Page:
Mentor Graphics (Deutschland) GmbH, Arnulfstraße 201, 80634 München / Germany
Registergericht München HRB 106955, Geschäftsführer: Thomas Heurung, Alexander Walter
Martin Liška May 28, 2020, 12:36 p.m. | #3
On 5/28/20 1:17 PM, Martin Jambor wrote:
> I don't think you need to seek approval to edit wiki pages and putting

> c-vise instructions at the top of that page is definitely the right

> thing to do.


All right.

> 

> On the other hand, I would not remove the delta and multidelta sections

> but rather move them to the bottom of the page.  The instructions may

> still be useful on various ancient and non-Linux systems.


I moved the section to Legacy tools and I've just updated the wiki page.

Thanks,
Martin
Martin Liška May 28, 2020, 12:37 p.m. | #4
On 5/28/20 1:26 PM, Tobias Burnus wrote:
> It is not completely clear to me whether C-Vise also works with Fortran;


Yes, it works. Some C/C++-related passes are skipped, but it works.

Martin

Patch

From 4f9bb31b435d0e60ea7cdccd575aa590c943f516 Mon Sep 17 00:00:00 2001
From: Martin Liska <mliska@suse.cz>
Date: Thu, 28 May 2020 12:54:21 +0200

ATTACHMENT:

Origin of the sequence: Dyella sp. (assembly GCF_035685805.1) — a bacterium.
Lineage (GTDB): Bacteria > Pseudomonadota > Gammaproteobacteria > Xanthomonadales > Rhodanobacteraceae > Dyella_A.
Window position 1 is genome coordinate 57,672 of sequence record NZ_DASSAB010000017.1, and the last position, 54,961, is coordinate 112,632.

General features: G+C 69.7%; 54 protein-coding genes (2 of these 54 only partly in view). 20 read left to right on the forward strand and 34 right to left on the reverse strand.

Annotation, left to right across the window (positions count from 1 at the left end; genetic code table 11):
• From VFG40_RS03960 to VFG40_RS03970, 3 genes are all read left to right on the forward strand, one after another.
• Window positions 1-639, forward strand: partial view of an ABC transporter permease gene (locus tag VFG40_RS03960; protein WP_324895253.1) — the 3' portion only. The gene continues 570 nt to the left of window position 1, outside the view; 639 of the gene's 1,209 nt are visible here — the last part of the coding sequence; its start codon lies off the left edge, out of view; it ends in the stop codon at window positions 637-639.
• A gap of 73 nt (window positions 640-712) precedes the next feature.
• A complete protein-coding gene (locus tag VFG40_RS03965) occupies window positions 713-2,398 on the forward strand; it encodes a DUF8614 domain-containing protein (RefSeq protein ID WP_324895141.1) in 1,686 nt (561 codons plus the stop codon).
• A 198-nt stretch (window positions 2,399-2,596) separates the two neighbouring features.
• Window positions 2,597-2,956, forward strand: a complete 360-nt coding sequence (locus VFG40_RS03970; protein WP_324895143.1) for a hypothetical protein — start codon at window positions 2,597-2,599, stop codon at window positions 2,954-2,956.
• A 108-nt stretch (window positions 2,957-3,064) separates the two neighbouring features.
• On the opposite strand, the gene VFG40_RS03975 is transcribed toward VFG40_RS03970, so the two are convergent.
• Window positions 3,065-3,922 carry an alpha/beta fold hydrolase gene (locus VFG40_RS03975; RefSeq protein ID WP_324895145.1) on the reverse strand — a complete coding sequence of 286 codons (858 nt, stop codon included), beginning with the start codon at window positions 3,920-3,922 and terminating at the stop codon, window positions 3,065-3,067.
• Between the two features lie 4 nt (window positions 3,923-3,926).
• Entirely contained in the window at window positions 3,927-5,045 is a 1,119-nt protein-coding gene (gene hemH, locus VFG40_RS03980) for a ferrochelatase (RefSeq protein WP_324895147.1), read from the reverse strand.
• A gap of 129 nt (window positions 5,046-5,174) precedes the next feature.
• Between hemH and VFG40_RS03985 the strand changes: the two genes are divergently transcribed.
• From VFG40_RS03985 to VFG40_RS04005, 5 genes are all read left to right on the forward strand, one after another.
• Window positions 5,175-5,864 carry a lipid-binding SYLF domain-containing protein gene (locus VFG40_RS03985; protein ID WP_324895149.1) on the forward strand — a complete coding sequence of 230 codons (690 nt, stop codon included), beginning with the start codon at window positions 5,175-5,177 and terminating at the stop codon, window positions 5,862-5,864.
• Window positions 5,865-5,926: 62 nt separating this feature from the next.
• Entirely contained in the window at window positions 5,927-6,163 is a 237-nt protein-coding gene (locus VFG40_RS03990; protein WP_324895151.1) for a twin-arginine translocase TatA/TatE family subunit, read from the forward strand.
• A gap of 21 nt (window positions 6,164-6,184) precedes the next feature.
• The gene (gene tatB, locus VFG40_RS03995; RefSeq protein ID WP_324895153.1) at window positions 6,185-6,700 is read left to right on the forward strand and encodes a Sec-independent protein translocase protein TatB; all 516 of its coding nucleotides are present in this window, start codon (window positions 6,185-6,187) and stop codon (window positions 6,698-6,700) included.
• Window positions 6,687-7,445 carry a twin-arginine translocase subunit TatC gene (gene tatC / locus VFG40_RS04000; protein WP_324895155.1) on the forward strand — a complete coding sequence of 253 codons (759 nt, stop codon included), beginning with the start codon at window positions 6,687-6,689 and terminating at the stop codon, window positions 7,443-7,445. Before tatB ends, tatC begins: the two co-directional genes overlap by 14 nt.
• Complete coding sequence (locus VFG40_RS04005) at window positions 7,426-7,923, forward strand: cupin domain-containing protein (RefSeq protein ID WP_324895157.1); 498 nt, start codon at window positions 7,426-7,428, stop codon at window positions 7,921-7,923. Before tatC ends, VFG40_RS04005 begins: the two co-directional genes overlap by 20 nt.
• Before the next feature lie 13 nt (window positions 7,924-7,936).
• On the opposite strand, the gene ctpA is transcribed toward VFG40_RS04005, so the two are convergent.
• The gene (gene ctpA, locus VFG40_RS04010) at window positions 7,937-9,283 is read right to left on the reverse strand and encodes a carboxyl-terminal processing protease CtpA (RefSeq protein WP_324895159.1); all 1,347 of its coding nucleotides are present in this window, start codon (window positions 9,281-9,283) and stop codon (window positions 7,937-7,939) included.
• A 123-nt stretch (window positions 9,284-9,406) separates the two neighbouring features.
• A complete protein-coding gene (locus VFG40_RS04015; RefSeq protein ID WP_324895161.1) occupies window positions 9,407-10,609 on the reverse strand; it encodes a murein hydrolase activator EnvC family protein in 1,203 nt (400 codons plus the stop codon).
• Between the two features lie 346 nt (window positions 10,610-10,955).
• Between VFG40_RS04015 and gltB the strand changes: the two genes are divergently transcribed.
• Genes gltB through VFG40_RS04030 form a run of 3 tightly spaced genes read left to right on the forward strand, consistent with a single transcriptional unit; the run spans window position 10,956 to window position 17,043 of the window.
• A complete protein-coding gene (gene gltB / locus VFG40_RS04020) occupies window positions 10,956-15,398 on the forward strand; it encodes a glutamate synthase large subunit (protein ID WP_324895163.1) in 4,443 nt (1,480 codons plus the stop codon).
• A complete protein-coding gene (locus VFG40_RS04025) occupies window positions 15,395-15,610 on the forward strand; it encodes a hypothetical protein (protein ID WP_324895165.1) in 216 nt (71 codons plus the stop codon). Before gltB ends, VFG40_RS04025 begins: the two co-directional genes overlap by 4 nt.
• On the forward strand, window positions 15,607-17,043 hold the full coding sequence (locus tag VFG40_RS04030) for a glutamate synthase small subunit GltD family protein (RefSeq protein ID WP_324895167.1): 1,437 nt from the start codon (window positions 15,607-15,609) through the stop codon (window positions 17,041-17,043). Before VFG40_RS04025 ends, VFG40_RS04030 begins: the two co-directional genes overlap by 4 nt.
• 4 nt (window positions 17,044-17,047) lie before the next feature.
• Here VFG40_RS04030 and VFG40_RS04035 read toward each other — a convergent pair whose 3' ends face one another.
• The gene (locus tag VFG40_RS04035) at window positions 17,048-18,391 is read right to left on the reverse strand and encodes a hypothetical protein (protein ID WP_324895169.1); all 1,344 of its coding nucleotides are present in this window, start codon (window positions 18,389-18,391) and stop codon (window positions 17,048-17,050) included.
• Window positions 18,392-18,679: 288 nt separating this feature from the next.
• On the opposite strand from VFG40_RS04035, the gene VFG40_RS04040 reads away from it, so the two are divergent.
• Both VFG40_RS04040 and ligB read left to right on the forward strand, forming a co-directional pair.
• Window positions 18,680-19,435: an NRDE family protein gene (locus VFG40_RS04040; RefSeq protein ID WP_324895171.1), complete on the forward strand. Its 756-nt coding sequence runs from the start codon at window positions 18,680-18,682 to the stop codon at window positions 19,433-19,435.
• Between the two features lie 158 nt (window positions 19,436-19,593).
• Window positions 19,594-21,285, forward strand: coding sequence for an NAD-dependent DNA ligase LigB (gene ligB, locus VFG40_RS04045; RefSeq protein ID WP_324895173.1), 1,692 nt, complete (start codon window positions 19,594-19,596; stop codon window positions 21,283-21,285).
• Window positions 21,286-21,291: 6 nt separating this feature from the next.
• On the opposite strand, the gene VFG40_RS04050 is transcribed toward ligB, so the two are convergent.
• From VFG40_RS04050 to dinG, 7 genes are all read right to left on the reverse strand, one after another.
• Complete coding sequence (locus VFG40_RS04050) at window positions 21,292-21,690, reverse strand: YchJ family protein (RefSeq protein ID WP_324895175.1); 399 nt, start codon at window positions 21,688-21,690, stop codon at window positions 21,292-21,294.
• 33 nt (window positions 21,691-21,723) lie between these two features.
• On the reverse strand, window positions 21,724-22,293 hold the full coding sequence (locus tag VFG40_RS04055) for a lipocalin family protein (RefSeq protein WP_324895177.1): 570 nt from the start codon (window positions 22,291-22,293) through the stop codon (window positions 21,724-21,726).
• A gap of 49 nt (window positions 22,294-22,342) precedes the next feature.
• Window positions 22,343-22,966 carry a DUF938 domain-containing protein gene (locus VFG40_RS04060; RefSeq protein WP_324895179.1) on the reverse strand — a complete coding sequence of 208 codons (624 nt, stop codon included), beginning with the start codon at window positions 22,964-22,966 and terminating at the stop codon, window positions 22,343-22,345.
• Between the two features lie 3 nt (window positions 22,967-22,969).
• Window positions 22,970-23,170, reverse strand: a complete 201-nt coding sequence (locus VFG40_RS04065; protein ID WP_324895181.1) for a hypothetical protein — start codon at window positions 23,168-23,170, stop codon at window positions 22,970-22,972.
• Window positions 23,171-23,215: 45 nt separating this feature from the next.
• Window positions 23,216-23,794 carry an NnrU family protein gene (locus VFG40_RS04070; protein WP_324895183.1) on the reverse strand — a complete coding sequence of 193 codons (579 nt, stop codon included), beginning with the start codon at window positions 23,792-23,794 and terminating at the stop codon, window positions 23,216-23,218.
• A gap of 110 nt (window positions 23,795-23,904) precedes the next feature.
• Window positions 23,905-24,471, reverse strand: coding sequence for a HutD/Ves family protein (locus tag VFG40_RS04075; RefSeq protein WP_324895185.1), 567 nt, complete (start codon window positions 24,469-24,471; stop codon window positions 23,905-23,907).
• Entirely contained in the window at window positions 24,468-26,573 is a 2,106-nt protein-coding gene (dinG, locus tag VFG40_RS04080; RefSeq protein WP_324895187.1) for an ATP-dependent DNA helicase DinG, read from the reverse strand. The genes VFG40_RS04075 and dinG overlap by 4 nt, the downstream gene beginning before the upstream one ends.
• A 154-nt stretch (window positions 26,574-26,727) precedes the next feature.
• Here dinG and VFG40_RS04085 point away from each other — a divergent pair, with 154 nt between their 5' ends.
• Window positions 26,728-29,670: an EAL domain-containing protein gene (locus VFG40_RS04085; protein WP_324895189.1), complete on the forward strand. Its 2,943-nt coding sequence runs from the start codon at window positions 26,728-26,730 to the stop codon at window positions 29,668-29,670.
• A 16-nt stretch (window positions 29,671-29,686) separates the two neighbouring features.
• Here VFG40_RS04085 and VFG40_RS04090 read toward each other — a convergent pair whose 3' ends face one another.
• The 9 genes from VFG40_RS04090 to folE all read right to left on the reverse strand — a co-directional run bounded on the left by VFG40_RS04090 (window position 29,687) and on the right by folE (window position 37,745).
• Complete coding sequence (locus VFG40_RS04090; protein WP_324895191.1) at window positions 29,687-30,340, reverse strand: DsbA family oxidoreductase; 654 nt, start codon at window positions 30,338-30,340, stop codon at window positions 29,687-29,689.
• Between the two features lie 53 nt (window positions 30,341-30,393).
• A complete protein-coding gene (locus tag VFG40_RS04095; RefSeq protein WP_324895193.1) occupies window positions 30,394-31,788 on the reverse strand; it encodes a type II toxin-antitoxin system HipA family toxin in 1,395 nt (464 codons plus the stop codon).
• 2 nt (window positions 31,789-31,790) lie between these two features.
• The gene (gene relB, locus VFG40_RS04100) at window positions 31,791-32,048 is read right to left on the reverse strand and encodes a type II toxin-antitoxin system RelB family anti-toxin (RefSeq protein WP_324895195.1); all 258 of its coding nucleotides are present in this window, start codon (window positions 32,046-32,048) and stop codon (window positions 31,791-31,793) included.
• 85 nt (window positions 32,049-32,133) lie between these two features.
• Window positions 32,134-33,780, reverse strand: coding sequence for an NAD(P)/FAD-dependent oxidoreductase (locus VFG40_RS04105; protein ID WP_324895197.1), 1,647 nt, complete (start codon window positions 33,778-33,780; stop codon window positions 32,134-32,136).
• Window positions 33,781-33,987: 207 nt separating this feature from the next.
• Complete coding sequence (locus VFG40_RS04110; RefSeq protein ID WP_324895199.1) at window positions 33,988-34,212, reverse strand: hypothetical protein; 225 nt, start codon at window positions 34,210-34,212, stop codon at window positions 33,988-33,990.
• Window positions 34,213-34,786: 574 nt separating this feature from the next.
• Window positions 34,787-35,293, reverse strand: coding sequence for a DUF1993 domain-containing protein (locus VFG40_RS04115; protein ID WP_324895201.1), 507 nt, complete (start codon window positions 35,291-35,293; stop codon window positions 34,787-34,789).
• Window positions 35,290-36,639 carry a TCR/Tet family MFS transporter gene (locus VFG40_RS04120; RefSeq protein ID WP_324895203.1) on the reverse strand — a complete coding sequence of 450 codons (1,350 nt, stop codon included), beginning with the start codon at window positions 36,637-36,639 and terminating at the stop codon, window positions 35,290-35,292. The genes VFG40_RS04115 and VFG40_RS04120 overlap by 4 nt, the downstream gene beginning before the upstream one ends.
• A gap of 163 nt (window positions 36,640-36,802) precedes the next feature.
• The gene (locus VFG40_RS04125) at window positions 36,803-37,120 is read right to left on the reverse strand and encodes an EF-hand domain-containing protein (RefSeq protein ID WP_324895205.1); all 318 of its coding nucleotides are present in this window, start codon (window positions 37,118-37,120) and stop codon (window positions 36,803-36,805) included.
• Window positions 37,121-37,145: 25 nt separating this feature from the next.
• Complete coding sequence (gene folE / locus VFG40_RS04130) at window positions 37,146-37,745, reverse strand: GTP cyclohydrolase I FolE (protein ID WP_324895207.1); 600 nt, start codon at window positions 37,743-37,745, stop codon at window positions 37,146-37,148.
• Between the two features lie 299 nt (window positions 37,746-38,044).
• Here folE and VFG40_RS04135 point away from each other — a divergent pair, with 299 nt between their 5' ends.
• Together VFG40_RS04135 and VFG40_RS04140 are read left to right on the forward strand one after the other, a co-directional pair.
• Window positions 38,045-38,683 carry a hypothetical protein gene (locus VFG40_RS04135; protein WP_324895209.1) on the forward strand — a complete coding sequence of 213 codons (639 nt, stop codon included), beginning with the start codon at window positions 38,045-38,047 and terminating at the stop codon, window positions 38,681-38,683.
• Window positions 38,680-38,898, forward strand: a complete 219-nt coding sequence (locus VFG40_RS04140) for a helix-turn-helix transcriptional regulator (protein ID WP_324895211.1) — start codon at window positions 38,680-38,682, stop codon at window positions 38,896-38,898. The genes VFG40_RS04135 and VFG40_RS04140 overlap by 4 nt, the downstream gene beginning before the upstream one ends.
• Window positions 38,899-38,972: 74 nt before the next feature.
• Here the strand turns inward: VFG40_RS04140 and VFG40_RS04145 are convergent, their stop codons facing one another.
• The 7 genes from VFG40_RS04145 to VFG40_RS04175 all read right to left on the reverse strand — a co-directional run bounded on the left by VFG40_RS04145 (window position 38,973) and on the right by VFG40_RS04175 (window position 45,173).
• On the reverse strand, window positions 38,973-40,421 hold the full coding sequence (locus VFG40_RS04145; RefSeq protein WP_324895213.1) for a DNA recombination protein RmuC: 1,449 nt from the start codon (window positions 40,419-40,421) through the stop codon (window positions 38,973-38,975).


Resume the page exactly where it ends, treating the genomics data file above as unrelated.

Subject: [PATCH] Replace usage of delta (and multidelta) with C-Vise and
 C-Reduce.

---
 guide_to_test_case.txt | 110 ++++++++---------------------------------
 1 file changed, 20 insertions(+), 90 deletions(-)

diff --git a/guide_to_test_case.txt b/guide_to_test_case.txt
index 7926b28..cd66c15 100644
--- a/guide_to_test_case.txt
+++ b/guide_to_test_case.txt
@@ -5,9 +5,7 @@ 
 Our [[https://gcc.gnu.org/bugs.html|bug reporting instructions]] ask that a bug report include the preprocessed version of the file that triggers the bug. There are several [[https://gcc.gnu.org/bugs/minimize.html|methods to minimise a testcase]].
 
 This page ought to serve as an introduction to automatic testcase reduction using
-the [[http://delta.tigris.org/|Delta]] or [[http://embed.cs.utah.edu/creduce/|C-Reduce]] tools.
-
-For '''Fortran''' there is a [[https://gcc.gnu.org/ml/gcc/2009-10/msg00618.html|patched version of Delta]] which takes `subroutine`/`do`/`if` boundaries into account.
+[[https://github.com/marxin/cvise|C-Vise]] tools or [[http://embed.cs.utah.edu/creduce/|C-Reduce]] tools.
 
 == Simple ICE reduction ==
 
@@ -23,19 +21,15 @@  For '''Fortran''' there is a [[https://gcc.gnu.org/ml/gcc/2009-10/msg00618.html|
   > mv testcase.x testcase.i
 }}}
 
- The Delta tool requires us to create a script that exits with status zero in
+ The C-Vise (or C-Reduce) tool requires us to create a script that exits with status zero in
  case of the intermediate reduced testcase still is a testcase for what we got
  it in the first place (the same ICE is produced).  A sample script may look